Thursday, October 29, 2009

Since I was little I can recall playing Lotería around our dinning table after supper. This was truly my favorite time of the day, as friends and family came together creating a small stack of pesos in the middle of the table. Everyone gather, my tíos and tías, cousins, our abuelitos and all the small children in the neighborhood. As long as you had a peso to start with, everybody was welcomed to play. Lotería was an important part of the day, where the women cached up on gossip, men created rivalry, and children lost their yearly savings.

Lotería was first brought to Mexico from Spain in the early 18th century. It was originally played by the wealthy and upper classes but as time progress Lotería evolved into a game played at the traditional fairs and by the upper classes. Loteria is not only a traditional game but a part our culture.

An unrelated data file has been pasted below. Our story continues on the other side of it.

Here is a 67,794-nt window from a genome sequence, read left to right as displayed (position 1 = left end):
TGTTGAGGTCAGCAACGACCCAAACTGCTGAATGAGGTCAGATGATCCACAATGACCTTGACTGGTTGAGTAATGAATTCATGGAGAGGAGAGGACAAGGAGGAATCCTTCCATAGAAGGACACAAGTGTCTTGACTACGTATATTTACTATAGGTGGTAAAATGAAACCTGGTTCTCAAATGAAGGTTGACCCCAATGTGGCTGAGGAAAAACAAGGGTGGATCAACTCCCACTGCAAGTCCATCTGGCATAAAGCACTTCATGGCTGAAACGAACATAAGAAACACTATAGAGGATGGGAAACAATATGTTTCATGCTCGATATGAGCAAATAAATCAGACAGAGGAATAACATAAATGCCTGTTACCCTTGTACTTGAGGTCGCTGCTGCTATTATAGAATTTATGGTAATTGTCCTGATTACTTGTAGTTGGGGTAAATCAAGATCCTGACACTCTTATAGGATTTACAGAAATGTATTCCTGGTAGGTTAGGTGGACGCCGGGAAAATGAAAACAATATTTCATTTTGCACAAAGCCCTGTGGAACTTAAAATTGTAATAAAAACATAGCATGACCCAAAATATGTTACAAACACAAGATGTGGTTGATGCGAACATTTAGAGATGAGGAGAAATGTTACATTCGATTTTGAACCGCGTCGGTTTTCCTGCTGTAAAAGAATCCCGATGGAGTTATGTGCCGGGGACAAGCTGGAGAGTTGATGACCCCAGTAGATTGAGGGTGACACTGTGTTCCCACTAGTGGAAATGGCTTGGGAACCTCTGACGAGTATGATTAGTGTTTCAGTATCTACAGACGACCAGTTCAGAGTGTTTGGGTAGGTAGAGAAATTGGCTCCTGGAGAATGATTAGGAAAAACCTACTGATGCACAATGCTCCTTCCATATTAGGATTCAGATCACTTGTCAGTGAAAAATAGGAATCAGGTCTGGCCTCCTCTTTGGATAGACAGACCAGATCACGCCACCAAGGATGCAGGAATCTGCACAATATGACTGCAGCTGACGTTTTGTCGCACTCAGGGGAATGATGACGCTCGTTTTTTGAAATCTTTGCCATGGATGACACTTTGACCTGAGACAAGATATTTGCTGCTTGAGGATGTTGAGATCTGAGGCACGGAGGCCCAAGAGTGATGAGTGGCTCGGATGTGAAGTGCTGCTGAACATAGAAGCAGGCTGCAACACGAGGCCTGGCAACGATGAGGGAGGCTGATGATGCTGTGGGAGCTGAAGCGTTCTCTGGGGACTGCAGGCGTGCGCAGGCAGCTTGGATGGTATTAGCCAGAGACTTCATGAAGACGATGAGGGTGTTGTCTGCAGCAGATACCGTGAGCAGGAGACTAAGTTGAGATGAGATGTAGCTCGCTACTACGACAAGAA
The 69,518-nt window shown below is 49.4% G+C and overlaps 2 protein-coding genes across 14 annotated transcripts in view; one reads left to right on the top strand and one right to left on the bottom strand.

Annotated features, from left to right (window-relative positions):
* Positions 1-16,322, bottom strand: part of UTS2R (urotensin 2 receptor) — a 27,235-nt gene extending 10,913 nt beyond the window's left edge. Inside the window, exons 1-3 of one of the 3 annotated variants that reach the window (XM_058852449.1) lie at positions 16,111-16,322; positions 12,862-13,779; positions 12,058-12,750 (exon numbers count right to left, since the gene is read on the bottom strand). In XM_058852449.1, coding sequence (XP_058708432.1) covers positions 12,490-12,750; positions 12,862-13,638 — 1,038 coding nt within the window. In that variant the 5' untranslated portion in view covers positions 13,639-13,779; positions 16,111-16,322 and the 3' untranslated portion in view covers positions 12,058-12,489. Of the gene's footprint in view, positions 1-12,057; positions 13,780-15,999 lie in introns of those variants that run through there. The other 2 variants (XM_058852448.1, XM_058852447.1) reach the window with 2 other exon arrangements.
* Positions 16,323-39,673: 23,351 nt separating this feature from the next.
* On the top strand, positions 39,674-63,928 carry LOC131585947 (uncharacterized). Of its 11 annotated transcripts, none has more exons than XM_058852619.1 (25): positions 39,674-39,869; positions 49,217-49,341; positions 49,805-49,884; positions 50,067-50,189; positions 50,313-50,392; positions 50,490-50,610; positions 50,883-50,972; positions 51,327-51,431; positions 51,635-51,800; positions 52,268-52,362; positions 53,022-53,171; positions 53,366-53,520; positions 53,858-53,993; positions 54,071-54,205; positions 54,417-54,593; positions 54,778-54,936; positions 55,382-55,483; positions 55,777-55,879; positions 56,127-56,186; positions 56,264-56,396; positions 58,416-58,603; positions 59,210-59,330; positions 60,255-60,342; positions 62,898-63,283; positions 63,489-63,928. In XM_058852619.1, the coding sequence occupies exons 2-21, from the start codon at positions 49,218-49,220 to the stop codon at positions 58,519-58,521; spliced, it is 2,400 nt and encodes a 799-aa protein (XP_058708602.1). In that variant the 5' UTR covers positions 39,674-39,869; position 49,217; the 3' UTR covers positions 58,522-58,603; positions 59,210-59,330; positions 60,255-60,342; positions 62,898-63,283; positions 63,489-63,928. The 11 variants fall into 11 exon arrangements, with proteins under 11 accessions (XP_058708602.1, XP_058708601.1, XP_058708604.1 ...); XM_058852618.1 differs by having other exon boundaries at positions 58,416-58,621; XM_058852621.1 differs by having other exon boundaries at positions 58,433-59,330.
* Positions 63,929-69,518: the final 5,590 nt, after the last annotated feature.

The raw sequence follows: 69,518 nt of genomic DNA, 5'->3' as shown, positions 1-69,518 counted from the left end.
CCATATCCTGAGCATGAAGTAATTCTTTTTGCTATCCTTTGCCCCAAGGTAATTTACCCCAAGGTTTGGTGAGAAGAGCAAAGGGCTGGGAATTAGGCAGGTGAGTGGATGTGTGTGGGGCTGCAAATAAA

La lotería not only consists of pictures depicting our culture, but it also embraces the dichos and refranes which help us understand how we think and behave within our culture. “Calaquita, sé lo mucho que te gusta bailar, escúchame atenta, un secreto te voy a dar” is the dicho on the number 7 card of the Lotería, which is the one I’ve been playing with since I was 7 years old. This dicho along with the ones embedded on the back of each image and card can be a very valuable source of advice for both young and old. They often reflect the values of a society and record cultural history.

1 comment:

  1. I love this, Viri. The way that you frame the game's history with your own experiences of it illustrates both its cultural and personal significance.